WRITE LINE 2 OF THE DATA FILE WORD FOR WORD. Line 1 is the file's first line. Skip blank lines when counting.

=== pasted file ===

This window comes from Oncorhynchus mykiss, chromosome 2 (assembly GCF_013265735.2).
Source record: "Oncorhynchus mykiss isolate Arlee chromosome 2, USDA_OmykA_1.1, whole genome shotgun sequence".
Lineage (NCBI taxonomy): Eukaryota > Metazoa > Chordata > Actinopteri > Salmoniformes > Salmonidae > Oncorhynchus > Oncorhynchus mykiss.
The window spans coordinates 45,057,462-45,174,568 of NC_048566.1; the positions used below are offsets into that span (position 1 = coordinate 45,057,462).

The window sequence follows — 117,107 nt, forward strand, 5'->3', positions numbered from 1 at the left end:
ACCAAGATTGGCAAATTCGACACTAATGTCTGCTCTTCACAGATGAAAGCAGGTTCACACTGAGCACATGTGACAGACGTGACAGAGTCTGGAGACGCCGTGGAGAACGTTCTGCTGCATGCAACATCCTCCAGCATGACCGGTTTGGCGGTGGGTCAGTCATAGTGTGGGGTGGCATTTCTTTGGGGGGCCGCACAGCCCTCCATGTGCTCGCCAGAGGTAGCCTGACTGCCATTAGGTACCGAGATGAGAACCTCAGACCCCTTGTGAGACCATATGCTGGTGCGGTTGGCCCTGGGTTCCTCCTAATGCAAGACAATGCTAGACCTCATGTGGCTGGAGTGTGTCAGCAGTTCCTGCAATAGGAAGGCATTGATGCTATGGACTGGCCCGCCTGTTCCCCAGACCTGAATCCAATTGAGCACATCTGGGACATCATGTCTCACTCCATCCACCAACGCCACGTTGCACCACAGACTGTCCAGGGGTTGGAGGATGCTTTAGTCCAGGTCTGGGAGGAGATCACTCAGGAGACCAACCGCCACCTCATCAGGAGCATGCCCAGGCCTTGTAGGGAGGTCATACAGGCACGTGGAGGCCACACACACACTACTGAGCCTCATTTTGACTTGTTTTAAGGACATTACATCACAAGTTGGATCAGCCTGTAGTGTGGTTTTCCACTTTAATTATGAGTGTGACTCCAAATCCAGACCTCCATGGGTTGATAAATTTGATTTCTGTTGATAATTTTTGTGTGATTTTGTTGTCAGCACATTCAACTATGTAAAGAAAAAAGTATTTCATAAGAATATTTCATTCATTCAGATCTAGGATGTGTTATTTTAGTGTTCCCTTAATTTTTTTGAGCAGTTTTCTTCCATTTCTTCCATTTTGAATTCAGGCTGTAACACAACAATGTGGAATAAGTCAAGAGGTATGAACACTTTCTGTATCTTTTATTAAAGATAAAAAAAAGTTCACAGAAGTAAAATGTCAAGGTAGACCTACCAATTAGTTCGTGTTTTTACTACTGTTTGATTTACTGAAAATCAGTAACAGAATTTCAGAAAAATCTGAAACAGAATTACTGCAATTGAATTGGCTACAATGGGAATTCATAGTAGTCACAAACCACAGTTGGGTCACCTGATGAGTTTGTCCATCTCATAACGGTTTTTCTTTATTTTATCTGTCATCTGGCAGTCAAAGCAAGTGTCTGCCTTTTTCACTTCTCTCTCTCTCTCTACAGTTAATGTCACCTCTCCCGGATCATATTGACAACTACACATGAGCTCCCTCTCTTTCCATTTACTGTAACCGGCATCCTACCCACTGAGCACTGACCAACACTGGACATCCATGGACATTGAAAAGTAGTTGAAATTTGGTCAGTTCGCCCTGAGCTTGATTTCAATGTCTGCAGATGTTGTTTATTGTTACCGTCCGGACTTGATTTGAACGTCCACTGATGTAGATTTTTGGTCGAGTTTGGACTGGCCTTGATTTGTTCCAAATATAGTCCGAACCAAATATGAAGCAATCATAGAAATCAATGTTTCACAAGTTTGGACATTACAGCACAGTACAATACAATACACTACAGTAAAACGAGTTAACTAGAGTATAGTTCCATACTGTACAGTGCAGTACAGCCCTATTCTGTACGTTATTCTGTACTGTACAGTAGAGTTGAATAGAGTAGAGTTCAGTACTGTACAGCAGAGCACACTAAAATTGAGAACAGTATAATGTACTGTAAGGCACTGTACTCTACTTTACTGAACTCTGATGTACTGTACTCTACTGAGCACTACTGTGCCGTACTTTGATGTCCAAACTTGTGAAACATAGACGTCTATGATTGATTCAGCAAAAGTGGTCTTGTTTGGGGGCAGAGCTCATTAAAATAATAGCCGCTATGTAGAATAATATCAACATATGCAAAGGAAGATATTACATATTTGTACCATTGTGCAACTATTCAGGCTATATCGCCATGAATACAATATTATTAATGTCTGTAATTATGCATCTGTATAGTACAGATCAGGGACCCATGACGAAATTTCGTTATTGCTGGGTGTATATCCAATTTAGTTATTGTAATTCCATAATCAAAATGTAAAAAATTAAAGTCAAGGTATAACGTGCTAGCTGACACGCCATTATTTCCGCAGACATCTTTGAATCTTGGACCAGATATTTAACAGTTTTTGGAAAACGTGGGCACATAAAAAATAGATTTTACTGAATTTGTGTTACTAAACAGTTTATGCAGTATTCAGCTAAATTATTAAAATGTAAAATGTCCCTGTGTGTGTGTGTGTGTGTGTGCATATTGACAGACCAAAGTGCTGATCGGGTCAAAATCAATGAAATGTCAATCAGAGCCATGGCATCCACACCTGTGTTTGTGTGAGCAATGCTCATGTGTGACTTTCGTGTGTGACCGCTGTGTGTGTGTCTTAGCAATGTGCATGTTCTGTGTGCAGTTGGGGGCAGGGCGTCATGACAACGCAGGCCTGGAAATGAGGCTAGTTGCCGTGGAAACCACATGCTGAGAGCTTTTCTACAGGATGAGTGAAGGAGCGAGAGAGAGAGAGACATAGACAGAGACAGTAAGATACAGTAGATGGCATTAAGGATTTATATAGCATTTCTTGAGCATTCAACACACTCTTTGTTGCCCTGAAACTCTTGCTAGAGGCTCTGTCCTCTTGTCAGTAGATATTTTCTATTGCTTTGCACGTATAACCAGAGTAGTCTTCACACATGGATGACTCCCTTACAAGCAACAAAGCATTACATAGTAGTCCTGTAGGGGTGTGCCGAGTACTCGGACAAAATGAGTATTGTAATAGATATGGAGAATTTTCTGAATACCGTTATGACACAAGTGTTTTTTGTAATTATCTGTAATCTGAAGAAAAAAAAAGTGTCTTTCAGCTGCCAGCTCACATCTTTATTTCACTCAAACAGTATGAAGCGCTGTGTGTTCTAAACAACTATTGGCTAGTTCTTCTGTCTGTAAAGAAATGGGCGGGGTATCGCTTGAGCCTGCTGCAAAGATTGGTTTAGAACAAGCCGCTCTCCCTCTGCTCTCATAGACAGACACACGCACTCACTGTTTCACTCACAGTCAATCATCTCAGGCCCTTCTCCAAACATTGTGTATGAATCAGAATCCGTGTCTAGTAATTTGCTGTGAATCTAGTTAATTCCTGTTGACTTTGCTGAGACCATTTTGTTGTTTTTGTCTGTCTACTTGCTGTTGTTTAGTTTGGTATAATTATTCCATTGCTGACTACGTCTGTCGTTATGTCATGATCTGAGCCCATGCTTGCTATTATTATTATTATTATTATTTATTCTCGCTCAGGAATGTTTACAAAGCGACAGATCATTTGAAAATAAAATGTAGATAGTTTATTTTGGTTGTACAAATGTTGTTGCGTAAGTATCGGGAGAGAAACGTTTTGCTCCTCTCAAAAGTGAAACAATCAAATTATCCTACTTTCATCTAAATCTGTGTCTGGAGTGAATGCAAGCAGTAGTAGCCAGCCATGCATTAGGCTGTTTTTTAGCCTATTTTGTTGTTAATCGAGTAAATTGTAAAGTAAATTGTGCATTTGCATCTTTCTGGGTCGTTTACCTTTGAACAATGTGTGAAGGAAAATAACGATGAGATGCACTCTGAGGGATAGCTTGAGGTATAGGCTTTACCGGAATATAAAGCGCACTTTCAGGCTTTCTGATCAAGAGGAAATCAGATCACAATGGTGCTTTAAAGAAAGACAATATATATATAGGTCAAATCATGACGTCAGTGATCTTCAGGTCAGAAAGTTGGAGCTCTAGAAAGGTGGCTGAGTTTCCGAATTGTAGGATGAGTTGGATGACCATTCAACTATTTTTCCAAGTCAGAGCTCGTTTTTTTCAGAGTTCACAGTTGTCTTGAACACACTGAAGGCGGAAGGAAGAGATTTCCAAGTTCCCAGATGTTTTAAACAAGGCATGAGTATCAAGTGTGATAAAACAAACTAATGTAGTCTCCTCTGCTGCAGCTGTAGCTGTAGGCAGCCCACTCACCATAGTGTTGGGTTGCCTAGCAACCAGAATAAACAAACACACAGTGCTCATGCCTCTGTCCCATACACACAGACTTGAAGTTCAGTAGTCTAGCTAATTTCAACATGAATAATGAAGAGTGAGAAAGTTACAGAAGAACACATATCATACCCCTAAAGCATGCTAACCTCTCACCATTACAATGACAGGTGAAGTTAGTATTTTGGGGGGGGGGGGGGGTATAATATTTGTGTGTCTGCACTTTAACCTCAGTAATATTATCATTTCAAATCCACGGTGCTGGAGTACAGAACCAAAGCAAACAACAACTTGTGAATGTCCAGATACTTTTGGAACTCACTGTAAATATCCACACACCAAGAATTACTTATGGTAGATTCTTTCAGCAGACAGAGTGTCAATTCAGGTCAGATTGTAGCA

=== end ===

Source record: "Oncorhynchus mykiss isolate Arlee chromosome 2, USDA_OmykA_1.1, whole genome shotgun sequence".